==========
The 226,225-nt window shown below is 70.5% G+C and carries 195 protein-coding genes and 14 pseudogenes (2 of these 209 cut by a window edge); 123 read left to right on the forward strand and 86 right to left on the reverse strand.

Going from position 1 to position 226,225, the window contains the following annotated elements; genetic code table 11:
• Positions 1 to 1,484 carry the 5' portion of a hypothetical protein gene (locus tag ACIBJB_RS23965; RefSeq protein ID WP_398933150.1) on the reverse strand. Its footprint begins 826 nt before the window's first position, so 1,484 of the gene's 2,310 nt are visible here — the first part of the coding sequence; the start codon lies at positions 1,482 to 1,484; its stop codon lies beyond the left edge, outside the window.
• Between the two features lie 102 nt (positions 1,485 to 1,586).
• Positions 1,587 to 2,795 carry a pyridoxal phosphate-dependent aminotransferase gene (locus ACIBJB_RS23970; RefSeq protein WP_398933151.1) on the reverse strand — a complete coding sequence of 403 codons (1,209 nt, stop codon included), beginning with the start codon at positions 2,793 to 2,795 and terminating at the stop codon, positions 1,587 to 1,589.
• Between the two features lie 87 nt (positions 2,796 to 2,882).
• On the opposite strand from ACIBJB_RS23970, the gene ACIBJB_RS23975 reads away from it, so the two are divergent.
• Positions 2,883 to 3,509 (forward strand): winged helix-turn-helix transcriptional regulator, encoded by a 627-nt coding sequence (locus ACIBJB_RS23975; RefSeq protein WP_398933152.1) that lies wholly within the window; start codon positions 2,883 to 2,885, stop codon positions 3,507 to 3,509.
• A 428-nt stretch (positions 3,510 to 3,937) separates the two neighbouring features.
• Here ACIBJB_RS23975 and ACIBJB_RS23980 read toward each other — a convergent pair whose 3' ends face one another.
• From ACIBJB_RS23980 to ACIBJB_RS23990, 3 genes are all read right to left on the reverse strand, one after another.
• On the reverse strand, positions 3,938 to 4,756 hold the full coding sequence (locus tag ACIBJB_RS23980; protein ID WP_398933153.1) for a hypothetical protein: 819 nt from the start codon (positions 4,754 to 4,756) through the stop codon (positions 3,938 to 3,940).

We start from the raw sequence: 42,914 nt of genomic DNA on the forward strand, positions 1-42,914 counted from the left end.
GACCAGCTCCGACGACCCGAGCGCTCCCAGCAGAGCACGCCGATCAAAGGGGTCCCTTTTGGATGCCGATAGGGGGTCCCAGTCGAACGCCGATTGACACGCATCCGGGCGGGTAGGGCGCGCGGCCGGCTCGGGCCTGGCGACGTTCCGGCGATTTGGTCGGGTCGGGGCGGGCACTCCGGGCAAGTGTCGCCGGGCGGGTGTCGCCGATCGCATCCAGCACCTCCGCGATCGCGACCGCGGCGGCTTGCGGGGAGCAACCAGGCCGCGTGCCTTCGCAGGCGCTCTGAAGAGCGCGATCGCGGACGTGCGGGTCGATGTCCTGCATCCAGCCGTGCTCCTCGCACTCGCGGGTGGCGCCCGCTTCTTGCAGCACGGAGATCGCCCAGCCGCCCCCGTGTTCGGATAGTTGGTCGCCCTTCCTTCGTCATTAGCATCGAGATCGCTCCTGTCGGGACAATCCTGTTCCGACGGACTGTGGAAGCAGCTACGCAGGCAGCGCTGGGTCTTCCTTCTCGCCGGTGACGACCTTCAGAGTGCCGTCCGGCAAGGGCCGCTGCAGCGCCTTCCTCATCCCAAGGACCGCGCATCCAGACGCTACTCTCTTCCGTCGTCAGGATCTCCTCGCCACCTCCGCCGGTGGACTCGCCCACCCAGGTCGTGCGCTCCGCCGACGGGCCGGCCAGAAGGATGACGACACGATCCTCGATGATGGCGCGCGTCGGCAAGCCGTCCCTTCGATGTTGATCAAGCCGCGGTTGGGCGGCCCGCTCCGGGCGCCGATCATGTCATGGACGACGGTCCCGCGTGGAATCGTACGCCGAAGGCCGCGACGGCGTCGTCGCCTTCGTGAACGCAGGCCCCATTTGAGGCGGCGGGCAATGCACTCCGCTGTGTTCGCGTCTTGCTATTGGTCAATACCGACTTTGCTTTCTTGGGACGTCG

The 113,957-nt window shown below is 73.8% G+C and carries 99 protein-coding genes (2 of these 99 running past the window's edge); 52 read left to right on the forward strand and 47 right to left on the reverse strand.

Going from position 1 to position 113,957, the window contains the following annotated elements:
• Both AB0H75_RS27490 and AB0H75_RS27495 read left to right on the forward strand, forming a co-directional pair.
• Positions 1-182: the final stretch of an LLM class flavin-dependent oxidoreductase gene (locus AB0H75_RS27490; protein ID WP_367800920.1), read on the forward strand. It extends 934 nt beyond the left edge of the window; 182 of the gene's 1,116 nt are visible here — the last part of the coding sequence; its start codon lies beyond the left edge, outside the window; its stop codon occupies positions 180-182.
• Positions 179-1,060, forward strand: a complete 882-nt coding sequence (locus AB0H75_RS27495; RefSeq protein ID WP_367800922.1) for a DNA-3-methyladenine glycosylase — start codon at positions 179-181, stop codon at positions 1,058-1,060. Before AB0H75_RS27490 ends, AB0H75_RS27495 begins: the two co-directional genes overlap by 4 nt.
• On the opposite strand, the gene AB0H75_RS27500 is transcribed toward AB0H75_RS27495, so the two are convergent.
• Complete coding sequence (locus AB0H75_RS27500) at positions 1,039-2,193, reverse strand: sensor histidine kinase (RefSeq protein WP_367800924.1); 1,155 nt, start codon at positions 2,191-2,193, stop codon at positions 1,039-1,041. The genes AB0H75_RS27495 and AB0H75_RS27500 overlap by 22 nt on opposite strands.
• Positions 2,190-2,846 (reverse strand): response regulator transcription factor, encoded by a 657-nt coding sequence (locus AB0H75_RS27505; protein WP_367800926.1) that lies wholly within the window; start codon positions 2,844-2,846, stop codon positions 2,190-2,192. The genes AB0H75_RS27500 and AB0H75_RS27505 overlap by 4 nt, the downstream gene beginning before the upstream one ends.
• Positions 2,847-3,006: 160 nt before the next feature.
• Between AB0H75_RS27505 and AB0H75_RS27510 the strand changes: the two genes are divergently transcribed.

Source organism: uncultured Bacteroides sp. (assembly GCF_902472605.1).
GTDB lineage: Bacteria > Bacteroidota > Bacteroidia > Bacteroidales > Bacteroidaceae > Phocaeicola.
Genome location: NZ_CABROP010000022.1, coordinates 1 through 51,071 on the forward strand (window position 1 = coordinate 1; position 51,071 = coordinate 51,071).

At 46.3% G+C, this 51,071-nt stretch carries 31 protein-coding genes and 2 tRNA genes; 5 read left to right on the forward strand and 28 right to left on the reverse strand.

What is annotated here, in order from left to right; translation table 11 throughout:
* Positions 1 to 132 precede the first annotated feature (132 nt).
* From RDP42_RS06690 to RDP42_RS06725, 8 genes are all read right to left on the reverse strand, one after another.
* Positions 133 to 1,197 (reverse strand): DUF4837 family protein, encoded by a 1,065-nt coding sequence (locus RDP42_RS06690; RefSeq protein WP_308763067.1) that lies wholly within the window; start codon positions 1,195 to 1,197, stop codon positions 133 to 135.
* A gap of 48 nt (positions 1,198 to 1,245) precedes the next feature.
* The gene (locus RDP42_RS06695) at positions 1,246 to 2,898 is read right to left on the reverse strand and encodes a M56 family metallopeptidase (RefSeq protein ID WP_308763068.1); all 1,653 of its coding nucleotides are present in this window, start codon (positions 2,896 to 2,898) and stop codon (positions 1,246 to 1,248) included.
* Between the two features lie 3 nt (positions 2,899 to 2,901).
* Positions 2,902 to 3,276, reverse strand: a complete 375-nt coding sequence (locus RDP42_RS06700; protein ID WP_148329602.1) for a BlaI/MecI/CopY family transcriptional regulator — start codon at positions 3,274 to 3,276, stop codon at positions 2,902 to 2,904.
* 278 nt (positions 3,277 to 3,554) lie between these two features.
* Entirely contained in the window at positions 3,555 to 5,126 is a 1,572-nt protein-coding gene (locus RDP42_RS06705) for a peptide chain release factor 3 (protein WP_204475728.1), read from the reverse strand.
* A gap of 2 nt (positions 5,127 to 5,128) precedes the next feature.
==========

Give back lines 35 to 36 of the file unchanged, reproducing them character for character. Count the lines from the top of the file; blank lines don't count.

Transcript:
* Between the two features lie 3 nt (positions 2,899 to 2,901).
* Positions 2,902 to 3,276, reverse strand: a complete 375-nt coding sequence (locus RDP42_RS06700; protein ID WP_148329602.1) for a BlaI/MecI/CopY family transcriptional regulator — start codon at positions 3,274 to 3,276, stop codon at positions 2,902 to 2,904.